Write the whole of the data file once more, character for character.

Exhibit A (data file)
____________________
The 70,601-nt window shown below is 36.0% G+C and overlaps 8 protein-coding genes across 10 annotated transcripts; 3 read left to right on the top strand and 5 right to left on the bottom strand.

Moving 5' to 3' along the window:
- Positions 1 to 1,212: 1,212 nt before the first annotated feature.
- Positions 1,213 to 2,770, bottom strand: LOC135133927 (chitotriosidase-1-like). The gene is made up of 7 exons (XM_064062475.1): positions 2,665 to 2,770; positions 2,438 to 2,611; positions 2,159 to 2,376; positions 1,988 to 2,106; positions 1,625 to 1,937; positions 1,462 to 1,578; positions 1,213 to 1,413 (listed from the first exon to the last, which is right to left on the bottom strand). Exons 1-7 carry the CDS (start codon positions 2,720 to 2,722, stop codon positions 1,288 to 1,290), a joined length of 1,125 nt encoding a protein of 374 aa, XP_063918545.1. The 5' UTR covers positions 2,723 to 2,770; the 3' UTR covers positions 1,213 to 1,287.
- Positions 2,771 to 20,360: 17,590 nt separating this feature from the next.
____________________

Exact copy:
The 70,601-nt window shown below is 36.0% G+C and overlaps 8 protein-coding genes across 10 annotated transcripts; 3 read left to right on the top strand and 5 right to left on the bottom strand.

Moving 5' to 3' along the window:
- Positions 1 to 1,212: 1,212 nt before the first annotated feature.
- Positions 1,213 to 2,770, bottom strand: LOC135133927 (chitotriosidase-1-like). The gene is made up of 7 exons (XM_064062475.1): positions 2,665 to 2,770; positions 2,438 to 2,611; positions 2,159 to 2,376; positions 1,988 to 2,106; positions 1,625 to 1,937; positions 1,462 to 1,578; positions 1,213 to 1,413 (listed from the first exon to the last, which is right to left on the bottom strand). Exons 1-7 carry the CDS (start codon positions 2,720 to 2,722, stop codon positions 1,288 to 1,290), a joined length of 1,125 nt encoding a protein of 374 aa, XP_063918545.1. The 5' UTR covers positions 2,723 to 2,770; the 3' UTR covers positions 1,213 to 1,287.
- Positions 2,771 to 20,360: 17,590 nt separating this feature from the next.